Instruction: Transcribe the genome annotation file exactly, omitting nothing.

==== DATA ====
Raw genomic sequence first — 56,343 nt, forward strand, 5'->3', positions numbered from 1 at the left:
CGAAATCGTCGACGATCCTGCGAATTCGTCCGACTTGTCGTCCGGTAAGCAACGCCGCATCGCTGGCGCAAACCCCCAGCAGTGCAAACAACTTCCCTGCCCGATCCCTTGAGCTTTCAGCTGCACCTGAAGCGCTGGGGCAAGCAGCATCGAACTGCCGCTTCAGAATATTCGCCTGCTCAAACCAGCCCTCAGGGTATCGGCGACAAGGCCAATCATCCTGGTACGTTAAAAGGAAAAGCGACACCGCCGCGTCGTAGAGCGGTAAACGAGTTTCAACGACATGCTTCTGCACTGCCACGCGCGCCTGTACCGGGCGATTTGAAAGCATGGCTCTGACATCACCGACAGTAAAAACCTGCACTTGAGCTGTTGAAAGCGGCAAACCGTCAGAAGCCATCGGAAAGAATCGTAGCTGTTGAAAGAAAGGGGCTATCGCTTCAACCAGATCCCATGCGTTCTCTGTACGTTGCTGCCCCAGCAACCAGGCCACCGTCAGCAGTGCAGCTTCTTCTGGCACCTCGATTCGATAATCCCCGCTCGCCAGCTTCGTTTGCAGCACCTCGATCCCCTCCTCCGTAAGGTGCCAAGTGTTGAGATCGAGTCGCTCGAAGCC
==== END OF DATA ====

Raw genomic sequence first — 56,343 nt, forward strand, 5'->3', positions numbered from 1 at the left:
CGAAATCGTCGACGATCCTGCGAATTCGTCCGACTTGTCGTCCGGTAAGCAACGCCGCATCGCTGGCGCAAACCCCCAGCAGTGCAAACAACTTCCCTGCCCGATCCCTTGAGCTTTCAGCTGCACCTGAAGCGCTGGGGCAAGCAGCATCGAACTGCCGCTTCAGAATATTCGCCTGCTCAAACCAGCCCTCAGGGTATCGGCGACAAGGCCAATCATCCTGGTACGTTAAAAGGAAAAGCGACACCGCCGCGTCGTAGAGCGGTAAACGAGTTTCAACGACATGCTTCTGCACTGCCACGCGCGCCTGTACCGGGCGATTTGAAAGCATGGCTCTGACATCACCGACAGTAAAAACCTGCACTTGAGCTGTTGAAAGCGGCAAACCGTCAGAAGCCATCGGAAAGAATCGTAGCTGTTGAAAGAAAGGGGCTATCGCTTCAACCAGATCCCATGCGTTCTCTGTACGTTGCTGCCCCAGCAACCAGGCCACCGTCAGCAGTGCAGCTTCTTCTGGCACCTCGATTCGATAATCCCCGCTCGCCAGCTTCGTTTGCAGCACCTCGATCCCCTCCTCCGTAAGGTGCCAAGTGTTGAGATCGAGTCGCTCGAAGCC